While this is a review of the work of Jose Diez Faixat, it will start with a wider overview of the evolutionary model, such that we might be better positioned to evaluate the author’s ideas. We might start by accepting that there is clearly an aspect of biological life that science does not yet fully understand. We might raise the obvious question as to ‘how’ life began and then move towards more philosophical issues surrounding the ‘why’ questions. Of course, such questions possibly assume that we can accurately define a living system and whether any of these living systems has a wider purpose in the totality of the universe. While the answers to such questions are obviously speculative, there are accepted ideas, such as Darwinian evolution, biology and genetics, which science believes provide insights to some of the causal mechanisms at work.
Note: While the questions above might be considered as broadly scientific in scope, it must be recognized that such issues have also been debated over all human history in terms of both religious beliefs and philosophical conjecture. However, what this discussion will assert from the outset is that neither science, philosophy or theology can proceed with certainty in their assumptions.
While the caveat in the note above applies equally to science, it will be argued that science, in principle, requires empirical verification of what it assumes to be factual, which is often missing in a philosophical conjecture or religious belief. As such, this introduction will now proceed on outlining some basic scientific assumptions, which may shed some light on the questions, if not definitive answers. We might start with a very generalized and possibly overly abstract definition of a living system, as opposed to a non-living system.
A living system is a self-contained, self-organised and non-equilibrium system, which is governed by an internal genetic program that can reproduce itself.
While science proceeds on the assumption that a living system is still subject to the laws of physics, when made of atoms and molecules, we might consider these ‘laws’ in terms of physical chemistry, which can also apply to non-living systems. As such, we need to proceed from fundamental physics towards molecular chemistry and consider the thermodynamic mechanisms at work within these systems. However, living systems, unlike non-living systems, appear to have evolved in terms of an increasingly complex hierarchy of different functions, e.g. replication, adaptation, reproduction, which took place within a cause and effect framework. These functions continued to evolve in terms of a myriad of complex symbiotic relationships, which even from the start is assumed to have been subject to natural selection, where life appears to have acquired a form of collective purpose greater than the sum of it biological parts.
Note: While only a speculative summation of multiple evolutionary mechanisms, somewhere in a process of functional aggregation, life emerged as a living cell, where organic chemistry was distinct from inorganic chemistry. By way of a crude distinction, inorganic chemistry deals with the study of inorganic compounds, i.e. compounds that are not carbon-based.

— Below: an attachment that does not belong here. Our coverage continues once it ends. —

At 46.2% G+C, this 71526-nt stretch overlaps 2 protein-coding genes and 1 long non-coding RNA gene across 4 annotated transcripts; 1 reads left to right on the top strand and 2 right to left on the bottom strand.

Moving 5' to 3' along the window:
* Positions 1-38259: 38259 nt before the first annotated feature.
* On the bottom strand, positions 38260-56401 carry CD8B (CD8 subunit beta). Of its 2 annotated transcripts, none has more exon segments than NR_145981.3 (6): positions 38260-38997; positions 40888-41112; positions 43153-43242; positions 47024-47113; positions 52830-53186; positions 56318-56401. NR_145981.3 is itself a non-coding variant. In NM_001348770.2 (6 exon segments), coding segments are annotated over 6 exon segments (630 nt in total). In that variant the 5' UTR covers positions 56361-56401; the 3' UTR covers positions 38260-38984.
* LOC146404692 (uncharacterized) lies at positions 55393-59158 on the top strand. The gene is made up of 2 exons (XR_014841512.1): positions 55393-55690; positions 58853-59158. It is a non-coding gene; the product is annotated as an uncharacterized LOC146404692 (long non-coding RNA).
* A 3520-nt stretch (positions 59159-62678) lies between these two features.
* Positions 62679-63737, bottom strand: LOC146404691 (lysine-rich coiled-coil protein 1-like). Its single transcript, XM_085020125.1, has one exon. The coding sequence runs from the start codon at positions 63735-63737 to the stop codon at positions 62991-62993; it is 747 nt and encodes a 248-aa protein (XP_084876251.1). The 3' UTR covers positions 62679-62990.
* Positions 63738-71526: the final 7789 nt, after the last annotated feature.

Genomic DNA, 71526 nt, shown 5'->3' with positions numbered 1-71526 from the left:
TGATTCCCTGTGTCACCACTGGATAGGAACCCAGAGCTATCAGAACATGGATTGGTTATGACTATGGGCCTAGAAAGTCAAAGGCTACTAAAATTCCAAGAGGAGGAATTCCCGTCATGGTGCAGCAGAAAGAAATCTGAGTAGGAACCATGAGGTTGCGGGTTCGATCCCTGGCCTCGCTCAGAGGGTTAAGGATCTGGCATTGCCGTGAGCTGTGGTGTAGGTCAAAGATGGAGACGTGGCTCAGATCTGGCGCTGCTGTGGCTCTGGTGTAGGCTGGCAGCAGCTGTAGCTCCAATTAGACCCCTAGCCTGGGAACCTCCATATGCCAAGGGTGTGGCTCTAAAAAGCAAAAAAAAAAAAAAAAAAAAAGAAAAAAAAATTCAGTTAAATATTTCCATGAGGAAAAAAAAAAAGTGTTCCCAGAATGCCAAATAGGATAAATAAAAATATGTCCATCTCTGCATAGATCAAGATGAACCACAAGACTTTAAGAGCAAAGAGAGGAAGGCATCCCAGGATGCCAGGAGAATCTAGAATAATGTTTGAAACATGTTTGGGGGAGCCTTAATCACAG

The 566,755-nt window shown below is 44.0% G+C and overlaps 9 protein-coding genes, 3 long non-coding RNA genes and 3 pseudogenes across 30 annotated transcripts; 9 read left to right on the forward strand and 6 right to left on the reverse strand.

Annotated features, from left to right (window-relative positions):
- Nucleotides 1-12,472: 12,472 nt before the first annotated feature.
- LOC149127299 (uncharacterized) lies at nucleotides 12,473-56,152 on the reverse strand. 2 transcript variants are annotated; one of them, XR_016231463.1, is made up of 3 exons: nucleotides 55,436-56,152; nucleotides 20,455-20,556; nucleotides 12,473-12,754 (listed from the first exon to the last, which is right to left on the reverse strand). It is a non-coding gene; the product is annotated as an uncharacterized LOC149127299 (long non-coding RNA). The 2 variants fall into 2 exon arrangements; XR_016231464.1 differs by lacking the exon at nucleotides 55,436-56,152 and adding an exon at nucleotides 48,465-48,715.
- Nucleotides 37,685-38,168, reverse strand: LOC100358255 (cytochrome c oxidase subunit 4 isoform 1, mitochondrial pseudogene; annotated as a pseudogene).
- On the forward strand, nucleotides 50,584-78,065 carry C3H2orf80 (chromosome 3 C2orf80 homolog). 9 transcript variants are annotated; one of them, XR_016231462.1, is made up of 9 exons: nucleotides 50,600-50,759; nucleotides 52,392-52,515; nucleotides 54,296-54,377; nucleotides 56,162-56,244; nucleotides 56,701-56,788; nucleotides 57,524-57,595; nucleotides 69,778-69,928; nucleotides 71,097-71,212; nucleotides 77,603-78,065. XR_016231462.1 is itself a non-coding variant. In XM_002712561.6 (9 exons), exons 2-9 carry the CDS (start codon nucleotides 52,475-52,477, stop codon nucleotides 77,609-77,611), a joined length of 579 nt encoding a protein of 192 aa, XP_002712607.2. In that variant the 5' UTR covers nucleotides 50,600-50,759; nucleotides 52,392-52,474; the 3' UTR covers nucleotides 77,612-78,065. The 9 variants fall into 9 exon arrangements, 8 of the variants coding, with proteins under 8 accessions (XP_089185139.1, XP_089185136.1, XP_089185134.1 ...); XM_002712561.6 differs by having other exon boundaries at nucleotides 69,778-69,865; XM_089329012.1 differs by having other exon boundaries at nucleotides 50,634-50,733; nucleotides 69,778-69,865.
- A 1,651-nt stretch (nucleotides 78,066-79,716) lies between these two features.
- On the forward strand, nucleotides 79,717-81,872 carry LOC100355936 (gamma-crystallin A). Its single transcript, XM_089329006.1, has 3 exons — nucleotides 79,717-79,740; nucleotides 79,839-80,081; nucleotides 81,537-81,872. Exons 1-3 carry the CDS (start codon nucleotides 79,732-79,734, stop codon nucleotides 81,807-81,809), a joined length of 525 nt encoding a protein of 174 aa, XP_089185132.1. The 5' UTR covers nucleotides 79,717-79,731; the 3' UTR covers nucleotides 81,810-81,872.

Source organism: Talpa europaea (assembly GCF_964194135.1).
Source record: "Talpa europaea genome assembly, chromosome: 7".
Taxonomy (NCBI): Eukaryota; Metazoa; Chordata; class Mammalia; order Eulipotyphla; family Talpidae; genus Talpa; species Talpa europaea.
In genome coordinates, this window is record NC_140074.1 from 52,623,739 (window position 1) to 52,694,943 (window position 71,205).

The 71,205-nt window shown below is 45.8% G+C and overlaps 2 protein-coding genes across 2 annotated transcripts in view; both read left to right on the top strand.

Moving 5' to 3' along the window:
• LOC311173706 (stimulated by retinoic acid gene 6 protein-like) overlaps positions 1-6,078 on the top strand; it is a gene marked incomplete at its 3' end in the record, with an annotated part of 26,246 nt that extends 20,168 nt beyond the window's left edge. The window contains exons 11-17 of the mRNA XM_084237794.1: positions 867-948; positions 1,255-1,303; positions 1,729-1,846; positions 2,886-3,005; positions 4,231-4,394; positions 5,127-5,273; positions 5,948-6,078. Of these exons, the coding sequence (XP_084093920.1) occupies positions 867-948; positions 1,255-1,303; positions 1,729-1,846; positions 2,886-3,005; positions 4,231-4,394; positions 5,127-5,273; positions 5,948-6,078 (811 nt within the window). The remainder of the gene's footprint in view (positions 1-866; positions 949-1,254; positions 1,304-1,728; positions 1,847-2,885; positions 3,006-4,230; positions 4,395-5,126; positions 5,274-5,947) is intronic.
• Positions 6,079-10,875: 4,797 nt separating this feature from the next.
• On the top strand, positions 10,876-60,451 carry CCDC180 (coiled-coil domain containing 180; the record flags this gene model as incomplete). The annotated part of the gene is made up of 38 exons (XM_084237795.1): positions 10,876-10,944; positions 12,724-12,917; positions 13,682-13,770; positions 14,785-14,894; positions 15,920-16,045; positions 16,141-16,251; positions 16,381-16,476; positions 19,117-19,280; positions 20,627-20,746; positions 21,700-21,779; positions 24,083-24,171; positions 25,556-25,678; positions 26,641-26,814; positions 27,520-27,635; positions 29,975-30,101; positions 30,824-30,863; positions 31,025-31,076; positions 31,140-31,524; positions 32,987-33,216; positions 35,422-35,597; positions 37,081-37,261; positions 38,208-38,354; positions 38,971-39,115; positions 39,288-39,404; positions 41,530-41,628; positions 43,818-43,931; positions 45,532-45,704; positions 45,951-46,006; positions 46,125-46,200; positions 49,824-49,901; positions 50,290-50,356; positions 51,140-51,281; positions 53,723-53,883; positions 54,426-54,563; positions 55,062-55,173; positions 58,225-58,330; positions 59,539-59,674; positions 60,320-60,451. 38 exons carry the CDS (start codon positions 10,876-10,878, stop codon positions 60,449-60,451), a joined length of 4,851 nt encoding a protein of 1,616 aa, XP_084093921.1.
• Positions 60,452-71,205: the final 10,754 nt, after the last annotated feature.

While accepting the simplicity of this introduction, evolution might initially be described as proceeding on three mechanisms described as mutation, gene flow and genetic drift. In this model, mutation creates new genetic variation in a gene pool, while gene flow and genetic drift are also subject to natural selection, i.e. survival. As this is a very generalised description, the three mechanisms cited possibly need some further outline.
- Mutation can create new genetic variations in a gene pool and give
rise to new alleles. However, for any given
gene in the
genetic code, the chance of a mutation successfully occurring is relatively
- On longer timescales, gene flow is a process linked to genetic
changes in the make-up of a population. If the rate of migration is
high, this can have a significant effect on allele propagation.
- As described, genetic drift is still a somewhat random change in the genetic makeup in a small population. However, when a small number of parents produce just a few offspring, genetic change may persist and propagate.
It might also be highlighted that there are two generalised conditions under which genetic drift occurs. The first is a ‘bottleneck effect’ caused by a reduction in the population, possibly due to some natural disaster, after which the surviving population is genetically different. The second is referred to as a ‘founder effect’ linked to migration of a population, which over time becomes increasingly genetically different to the original population. Without being too rigorous, as there are undoubtedly a multitude of potential causal factors driving evolution, we might still see how a general process of natural selection might lead to genetic change that helped the survival of some populations in different environments.